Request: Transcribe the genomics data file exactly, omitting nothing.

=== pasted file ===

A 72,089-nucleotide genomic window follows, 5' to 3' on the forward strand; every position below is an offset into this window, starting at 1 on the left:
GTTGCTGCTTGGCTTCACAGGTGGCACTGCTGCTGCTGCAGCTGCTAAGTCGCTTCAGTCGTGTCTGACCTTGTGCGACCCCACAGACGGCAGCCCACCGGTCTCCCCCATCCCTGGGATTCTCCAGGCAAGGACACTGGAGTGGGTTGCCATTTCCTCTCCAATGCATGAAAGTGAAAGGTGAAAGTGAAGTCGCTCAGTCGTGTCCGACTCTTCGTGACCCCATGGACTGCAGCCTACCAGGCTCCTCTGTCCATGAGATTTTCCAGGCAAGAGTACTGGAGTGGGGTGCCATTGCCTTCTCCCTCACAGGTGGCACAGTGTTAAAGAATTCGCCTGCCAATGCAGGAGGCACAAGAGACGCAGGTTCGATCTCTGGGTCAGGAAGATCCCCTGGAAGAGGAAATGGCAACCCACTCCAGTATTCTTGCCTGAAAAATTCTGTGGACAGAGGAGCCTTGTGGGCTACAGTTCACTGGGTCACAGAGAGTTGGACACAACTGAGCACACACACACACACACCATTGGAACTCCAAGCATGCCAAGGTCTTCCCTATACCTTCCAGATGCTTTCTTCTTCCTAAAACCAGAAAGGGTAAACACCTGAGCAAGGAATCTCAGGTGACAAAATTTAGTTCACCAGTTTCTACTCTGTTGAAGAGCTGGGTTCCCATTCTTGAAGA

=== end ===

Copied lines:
A 72,089-nucleotide genomic window follows, 5' to 3' on the forward strand; every position below is an offset into this window, starting at 1 on the left:
GTTGCTGCTTGGCTTCACAGGTGGCACTGCTGCTGCTGCAGCTGCTAAGTCGCTTCAGTCGTGTCTGACCTTGTGCGACCCCACAGACGGCAGCCCACCGGTCTCCCCCATCCCTGGGATTCTCCAGGCAAGGACACTGGAGTGGGTTGCCATTTCCTCTCCAATGCATGAAAGTGAAAGGTGAAAGTGAAGTCGCTCAGTCGTGTCCGACTCTTCGTGACCCCATGGACTGCAGCCTACCAGGCTCCTCTGTCCATGAGATTTTCCAGGCAAGAGTACTGGAGTGGGGTGCCATTGCCTTCTCCCTCACAGGTGGCACAGTGTTAAAGAATTCGCCTGCCAATGCAGGAGGCACAAGAGACGCAGGTTCGATCTCTGGGTCAGGAAGATCCCCTGGAAGAGGAAATGGCAACCCACTCCAGTATTCTTGCCTGAAAAATTCTGTGGACAGAGGAGCCTTGTGGGCTACAGTTCACTGGGTCACAGAGAGTTGGACACAACTGAGCACACACACACACACACCATTGGAACTCCAAGCATGCCAAGGTCTTCCCTATACCTTCCAGATGCTTTCTTCTTCCTAAAACCAGAAAGGGTAAACACCTGAGCAAGGAATCTCAGGTGACAAAATTTAGTTCACCAGTTTCTACTCTGTTGAAGAGCTGGGTTCCCATTCTTGAAGA